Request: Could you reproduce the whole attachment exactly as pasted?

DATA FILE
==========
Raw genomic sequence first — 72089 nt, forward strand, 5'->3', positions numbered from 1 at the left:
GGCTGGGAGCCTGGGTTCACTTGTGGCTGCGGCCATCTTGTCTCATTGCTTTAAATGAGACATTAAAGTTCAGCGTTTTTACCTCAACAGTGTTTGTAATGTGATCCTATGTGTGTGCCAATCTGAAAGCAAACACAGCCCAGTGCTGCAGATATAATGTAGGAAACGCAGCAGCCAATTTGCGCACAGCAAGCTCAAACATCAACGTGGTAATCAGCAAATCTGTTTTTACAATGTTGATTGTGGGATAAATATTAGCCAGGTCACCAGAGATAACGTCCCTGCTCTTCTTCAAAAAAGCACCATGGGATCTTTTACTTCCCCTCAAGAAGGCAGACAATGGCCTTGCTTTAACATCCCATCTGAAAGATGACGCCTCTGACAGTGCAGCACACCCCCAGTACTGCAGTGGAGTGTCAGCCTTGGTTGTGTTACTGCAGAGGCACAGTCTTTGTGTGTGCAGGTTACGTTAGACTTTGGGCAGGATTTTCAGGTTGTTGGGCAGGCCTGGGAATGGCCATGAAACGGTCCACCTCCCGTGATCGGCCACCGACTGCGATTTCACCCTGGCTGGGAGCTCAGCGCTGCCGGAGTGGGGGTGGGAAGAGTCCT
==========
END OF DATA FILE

Raw genomic sequence first — 72089 nt, forward strand, 5'->3', positions numbered from 1 at the left:
GGCTGGGAGCCTGGGTTCACTTGTGGCTGCGGCCATCTTGTCTCATTGCTTTAAATGAGACATTAAAGTTCAGCGTTTTTACCTCAACAGTGTTTGTAATGTGATCCTATGTGTGTGCCAATCTGAAAGCAAACACAGCCCAGTGCTGCAGATATAATGTAGGAAACGCAGCAGCCAATTTGCGCACAGCAAGCTCAAACATCAACGTGGTAATCAGCAAATCTGTTTTTACAATGTTGATTGTGGGATAAATATTAGCCAGGTCACCAGAGATAACGTCCCTGCTCTTCTTCAAAAAAGCACCATGGGATCTTTTACTTCCCCTCAAGAAGGCAGACAATGGCCTTGCTTTAACATCCCATCTGAAAGATGACGCCTCTGACAGTGCAGCACACCCCCAGTACTGCAGTGGAGTGTCAGCCTTGGTTGTGTTACTGCAGAGGCACAGTCTTTGTGTGTGCAGGTTACGTTAGACTTTGGGCAGGATTTTCAGGTTGTTGGGCAGGCCTGGGAATGGCCATGAAACGGTCCACCTCCCGTGATCGGCCACCGACTGCGATTTCACCCTGGCTGGGAGCTCAGCGCTGCCGGAGTGGGGGTGGGAAGAGTCCT